Movie nights at home are a great way to relax and unwind after a long week. However, if you suffer from chronic back pain, sitting on the couch for hours can end up aggravating your symptoms. The combination of staying still in one position and slouching into soft cushions can strain your back and cause discomfort. But you don’t have to give up your favorite movie marathons just because you have back pain. With some adjustments, you can still enjoy quality movie time at home without suffering the next day. Here are some tips:
Choose Supportive Seating
Pay attention to your seating when watching movies at home. The way you sit can either strain or support your back. Soft, sagging couches usually don’t provide enough support and let you slump into poor posture. Try sitting in firmer armchairs or add some supportive cushions to your couch. A small pillow behind your lower back encourages better spine alignment when seated.
You can also place a rolled-up towel under your knees when seated. This takes pressure off your lower back. Some people find relief sitting on an exercise ball or back-friendly ergonomic chair while watching movies. Just be sure your feet are supported to avoid straining your back to compensate. Don’t sit for longer than 30 minutes without changing positions.
Improve Your Setup
Tweaking the setup of your TV and furniture can also limit back strain when watching movies. Position your TV screen directly in front of your seat at eye-level to avoid constant neck craning. Place your couch a reasonable distance from the screen instead of across the room.
Bring any chairs or sofas forward so you don’t have to constantly lean forward. This prevents hunching your back into a compressed position. Use a TV tray or ottoman to prop up your feet and take pressure off your lower spine. Adjust room lighting to prevent glare and make it easier to see the screen comfortably.
Take Movement Breaks
Sitting still on the couch for hours while watching movies may worsen back tension and stiffness. Get up every 30 minutes to stretch your back or take a short 5-10 minute walking break. Simple motions like knee lifts, torso twists, shoulder rolls and cat-cows can loosen up your spine between movies.
You can also place a yoga mat near the TV and flow through gentle movements like child’s pose to decompress your back during more stagnant parts of the film. Just don’t try anything too aggressive if you’re already in pain. Light activity relieves pressure on the back. Stay hydrated as well to prevent painful back spasms.
Try Alternative Reclined Positions
Lying down may feel better on your back than upright sitting during movie marathons. Try watching movies propped up on your side with a pillow between your knees. You can also recline in a supportive lounge chair with an extender to elevate your legs. This takes pressure off the lower back. Some people find relief placing a pillow under their knees while lying on the floor.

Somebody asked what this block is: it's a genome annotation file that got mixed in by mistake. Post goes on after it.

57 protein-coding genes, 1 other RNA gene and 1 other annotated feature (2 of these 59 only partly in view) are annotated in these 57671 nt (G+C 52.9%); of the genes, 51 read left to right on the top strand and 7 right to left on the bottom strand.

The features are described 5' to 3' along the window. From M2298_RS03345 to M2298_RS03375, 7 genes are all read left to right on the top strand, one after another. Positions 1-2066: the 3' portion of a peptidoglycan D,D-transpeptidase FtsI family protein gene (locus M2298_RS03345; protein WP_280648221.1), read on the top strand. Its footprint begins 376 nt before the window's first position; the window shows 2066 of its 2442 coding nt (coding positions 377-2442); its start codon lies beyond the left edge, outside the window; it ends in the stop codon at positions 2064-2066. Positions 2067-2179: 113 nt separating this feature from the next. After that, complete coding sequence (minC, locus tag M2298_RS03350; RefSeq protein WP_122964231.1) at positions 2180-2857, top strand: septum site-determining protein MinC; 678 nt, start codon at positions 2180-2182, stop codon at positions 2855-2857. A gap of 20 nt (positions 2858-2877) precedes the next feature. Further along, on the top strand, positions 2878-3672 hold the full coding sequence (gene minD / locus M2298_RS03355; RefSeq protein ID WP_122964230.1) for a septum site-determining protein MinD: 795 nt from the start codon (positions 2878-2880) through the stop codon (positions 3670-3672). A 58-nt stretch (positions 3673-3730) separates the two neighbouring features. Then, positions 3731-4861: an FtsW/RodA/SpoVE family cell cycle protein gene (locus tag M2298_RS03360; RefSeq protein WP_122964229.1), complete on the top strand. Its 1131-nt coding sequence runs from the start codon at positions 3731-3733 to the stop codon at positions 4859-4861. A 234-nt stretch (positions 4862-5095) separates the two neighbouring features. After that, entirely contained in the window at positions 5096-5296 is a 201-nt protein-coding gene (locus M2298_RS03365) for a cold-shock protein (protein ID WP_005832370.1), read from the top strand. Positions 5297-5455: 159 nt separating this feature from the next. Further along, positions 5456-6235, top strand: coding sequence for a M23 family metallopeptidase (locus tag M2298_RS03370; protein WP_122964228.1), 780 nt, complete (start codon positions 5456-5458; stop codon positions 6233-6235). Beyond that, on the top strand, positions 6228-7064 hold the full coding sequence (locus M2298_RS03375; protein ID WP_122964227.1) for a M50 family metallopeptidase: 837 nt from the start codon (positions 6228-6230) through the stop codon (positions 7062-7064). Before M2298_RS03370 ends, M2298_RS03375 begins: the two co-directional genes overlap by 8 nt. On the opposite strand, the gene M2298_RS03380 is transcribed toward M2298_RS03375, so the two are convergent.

Just be cautious about lying on extremely soft surfaces like beds, which let the back sink in. Avoid twisting or extending your neck too far while lying down as well. Switch between reclining and sitting up throughout the movie to find the most comfortable positions for your back.
Use Heat and Cold Therapy
Alternating heat and cold therapy can soothe back muscles between movies or after overdoing it on the couch. Try wrapping a microwavable heating pad, electric blanket or hot water bottle in a towel and applying to sore back muscles for 10-15 minutes to stimulate blood flow. For cold therapy, apply ice packs wrapped in cloth to the back for 10-15 minutes to reduce inflammation. Finish with gentle back stretches.
Consider Over-the-Counter Medication
For acute back pain flares from long movie nights, over-the-counter anti-inflammatories like ibuprofen can provide temporary relief. Consult your doctor about prescription muscle relaxers for severe muscle spasms as well. Topical menthol, CBD cream, capsaicin cream or Salonpas patches may also ease soreness when applied to the back.
See a Physical Therapist
If home treatments aren’t managing your back pain, make an appointment with a physical therapist. They can assess your posture issues and create a customized program of stretches, exercises and manual therapy techniques to reduce your back pain long-term. Getting professional guidance means you can keep enjoying movie nights pain-free.
Even if you have chronic back issues, you don’t have to give up your favorite movie marathons at home. With some adjustments to your seating, posture, positioning and home therapy, you can limit back discomfort. Remember to get up and move regularly, and consult a doctor if pain persists despite your best efforts. A few modifications mean you can have your popcorn and watch movies, too!